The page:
A press release for an industrial computer arrived a few days ago and it included an image of a metal box with four standard USB connectors on the front. Anyone who has accidentally tugged on a wire and unplugged a USB cable from a PC knows these connectors–and connections–won’t last long in industrial environs. I’ve also seen “Industrial-Grade USB Hubs” with standard PC USB sockets. Better cable connectors exist, but you’d never know it based on what some companies tout as “industrial-grade” or “rugged-grade” equipment.
Here’s an example of what a company calls an industrial-grade USB hub. Would you trust industrial equipment with standard USB connectors?
The people at Sealevel Systems created the SeaLATCH USB socket and plug to ensure a connection a loose cable cannot undo. The SeaLATCH socket attaches to a panel with screws–something many USB connectors do not do. In addition, it provides a threaded hole that accepts a thumbscrew on USB cable plugs that Sealevel also manufactures. The socket will also accept standard type-A USB plugs. See the image below:
The back of a SeaLATCH socket provides a standard 4-pin Molex connector so you can easily connect to a USB port on a motherboard or in embedded computers. Sealevel also provides the SeaLATCH sockets pre-mounted on PCI frames or adapters so you can fit them in PCs with PCI cards. For information, visit: http://www.sealevel.com/store/sl-pm-usb-panel-mount-adapter-with-sealatch-type-a-port.html.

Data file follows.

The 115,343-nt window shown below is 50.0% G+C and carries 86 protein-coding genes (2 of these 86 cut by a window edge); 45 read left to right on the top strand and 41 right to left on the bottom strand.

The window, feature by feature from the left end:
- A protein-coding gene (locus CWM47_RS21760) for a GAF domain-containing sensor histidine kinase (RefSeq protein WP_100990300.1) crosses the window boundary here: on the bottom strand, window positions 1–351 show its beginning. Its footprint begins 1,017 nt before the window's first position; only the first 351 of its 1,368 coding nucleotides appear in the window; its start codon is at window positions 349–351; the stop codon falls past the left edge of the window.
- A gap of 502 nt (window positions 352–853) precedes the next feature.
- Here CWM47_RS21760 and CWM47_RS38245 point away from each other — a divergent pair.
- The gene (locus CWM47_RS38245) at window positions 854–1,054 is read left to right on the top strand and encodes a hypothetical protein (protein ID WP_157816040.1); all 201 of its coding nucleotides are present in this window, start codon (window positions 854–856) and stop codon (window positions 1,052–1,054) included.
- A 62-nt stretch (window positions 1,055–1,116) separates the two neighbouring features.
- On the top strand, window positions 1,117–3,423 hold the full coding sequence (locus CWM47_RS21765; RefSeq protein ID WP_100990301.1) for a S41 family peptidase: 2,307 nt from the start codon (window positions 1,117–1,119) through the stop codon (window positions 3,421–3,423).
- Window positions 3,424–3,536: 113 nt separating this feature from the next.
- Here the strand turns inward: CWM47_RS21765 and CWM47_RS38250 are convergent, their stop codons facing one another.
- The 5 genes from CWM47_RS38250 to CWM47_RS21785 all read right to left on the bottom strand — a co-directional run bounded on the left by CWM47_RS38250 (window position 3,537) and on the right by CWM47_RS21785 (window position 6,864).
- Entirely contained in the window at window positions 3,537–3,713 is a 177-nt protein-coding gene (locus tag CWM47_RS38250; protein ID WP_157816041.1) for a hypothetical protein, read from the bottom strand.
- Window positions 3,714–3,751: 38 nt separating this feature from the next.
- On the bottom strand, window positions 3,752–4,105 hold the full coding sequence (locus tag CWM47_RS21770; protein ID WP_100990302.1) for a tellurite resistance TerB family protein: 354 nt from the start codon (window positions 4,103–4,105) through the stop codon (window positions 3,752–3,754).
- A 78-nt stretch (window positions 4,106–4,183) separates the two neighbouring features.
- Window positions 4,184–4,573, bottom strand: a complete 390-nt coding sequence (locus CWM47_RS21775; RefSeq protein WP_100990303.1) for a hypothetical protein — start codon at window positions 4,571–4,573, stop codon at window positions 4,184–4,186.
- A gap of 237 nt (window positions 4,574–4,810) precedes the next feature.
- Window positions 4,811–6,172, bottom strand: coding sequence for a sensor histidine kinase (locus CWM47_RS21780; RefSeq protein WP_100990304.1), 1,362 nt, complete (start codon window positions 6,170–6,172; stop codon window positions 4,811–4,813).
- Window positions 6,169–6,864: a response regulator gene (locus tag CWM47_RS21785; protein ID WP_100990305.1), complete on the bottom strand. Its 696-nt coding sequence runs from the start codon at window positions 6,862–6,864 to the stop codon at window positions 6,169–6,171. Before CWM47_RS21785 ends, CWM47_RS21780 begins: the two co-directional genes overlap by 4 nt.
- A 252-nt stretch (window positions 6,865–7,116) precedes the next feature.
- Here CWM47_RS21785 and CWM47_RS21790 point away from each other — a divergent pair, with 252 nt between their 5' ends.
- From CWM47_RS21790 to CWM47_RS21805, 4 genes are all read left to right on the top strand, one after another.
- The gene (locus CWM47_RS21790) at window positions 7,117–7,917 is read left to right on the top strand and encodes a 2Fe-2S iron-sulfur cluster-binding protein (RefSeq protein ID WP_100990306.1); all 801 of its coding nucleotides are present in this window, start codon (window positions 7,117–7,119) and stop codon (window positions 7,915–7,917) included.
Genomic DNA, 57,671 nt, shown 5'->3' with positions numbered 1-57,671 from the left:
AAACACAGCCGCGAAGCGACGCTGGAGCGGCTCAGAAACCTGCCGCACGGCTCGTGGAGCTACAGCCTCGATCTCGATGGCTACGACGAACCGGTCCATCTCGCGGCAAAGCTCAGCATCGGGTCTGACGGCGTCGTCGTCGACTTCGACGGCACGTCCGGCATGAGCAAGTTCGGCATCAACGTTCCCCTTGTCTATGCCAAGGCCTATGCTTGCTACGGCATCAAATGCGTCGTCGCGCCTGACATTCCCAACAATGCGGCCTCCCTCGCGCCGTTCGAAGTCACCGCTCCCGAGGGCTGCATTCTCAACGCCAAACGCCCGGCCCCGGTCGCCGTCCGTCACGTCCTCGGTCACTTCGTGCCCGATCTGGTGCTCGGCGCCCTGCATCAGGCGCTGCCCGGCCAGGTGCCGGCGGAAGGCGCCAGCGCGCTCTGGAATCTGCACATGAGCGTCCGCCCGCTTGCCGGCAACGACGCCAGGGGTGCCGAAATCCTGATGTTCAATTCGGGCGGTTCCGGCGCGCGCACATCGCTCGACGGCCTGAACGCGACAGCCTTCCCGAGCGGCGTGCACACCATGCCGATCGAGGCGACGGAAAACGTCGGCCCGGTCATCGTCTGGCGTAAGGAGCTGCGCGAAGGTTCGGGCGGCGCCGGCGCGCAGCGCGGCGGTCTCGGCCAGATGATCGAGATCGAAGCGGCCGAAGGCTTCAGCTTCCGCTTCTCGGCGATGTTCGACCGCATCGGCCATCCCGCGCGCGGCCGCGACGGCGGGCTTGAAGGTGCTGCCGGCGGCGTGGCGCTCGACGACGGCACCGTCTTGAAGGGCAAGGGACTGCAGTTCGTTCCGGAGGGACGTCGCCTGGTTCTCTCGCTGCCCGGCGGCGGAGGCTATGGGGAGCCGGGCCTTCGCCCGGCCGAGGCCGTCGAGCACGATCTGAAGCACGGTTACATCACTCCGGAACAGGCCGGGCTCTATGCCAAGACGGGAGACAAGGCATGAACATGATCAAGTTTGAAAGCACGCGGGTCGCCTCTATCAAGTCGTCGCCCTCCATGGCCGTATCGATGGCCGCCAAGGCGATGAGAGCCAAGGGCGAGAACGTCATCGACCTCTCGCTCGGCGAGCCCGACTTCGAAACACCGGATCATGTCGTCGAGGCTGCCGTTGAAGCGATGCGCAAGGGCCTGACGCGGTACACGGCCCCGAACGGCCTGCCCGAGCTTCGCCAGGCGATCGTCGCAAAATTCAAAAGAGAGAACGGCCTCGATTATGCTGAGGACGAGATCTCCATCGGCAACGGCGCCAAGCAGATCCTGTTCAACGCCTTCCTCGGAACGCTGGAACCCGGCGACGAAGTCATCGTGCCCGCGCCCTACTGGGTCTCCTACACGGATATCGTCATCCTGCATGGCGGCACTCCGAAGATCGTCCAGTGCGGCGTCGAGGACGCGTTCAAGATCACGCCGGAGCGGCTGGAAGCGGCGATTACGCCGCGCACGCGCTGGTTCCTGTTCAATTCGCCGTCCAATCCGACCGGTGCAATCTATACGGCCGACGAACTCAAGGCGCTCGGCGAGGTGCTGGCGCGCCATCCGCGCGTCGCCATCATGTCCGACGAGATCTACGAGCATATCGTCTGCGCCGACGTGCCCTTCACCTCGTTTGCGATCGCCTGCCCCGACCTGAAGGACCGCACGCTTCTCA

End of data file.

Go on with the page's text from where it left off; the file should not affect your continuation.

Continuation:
The SeaLATCH doesn’t protect against moisture, dirt, or dust, though. If you need a connector and socket pair that does, you can find rugged and waterproof assemblies and cables at: http://www.usbfirewire.com/usb-rugged-waterproof-zinc.html. Amphenol also sells rugged USB connectors as well as hinged caps that protect unused rugged USB sockets. Here’s the link I found to the Amphenol products on the Mouser Web site: http://www.mouser.com/Search/Refine.aspx?Ne=254016&N=1323038+8648632+4294764080.
During a search for more rugged USB connector suppliers I found several that advertise “rugged” devices, some with a “high-retention option,” but either they don’t explain it or don’t show how it works. In my opinion, for industrial use, you can’t beat a USB connector that screws into something or locks together with a mating device. That goes for other types of connections, too. After all, we have had screw-together RS-232 connectors for a long, long time. –Jon Titus
Disclosure: Over the years I have worked with Tom O’Hanlan at Sealevel Systems but I have no financial interest in the company or its businesses.